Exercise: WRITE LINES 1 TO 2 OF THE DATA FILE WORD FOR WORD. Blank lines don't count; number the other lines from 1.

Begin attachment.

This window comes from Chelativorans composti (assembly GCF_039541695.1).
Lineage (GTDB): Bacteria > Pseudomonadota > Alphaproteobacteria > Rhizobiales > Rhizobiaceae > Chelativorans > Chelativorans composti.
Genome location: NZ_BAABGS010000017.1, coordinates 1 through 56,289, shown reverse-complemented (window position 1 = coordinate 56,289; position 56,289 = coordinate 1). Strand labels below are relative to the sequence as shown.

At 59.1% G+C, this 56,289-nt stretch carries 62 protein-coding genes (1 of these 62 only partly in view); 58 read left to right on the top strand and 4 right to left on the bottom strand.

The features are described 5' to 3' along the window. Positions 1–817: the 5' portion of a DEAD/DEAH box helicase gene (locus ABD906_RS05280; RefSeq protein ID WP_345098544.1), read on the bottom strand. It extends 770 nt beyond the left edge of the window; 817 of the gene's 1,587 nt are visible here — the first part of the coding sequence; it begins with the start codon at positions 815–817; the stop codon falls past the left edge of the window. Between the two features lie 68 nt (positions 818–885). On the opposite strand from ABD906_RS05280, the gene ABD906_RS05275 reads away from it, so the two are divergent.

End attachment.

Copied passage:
This window comes from Chelativorans composti (assembly GCF_039541695.1).
Lineage (GTDB): Bacteria > Pseudomonadota > Alphaproteobacteria > Rhizobiales > Rhizobiaceae > Chelativorans > Chelativorans composti.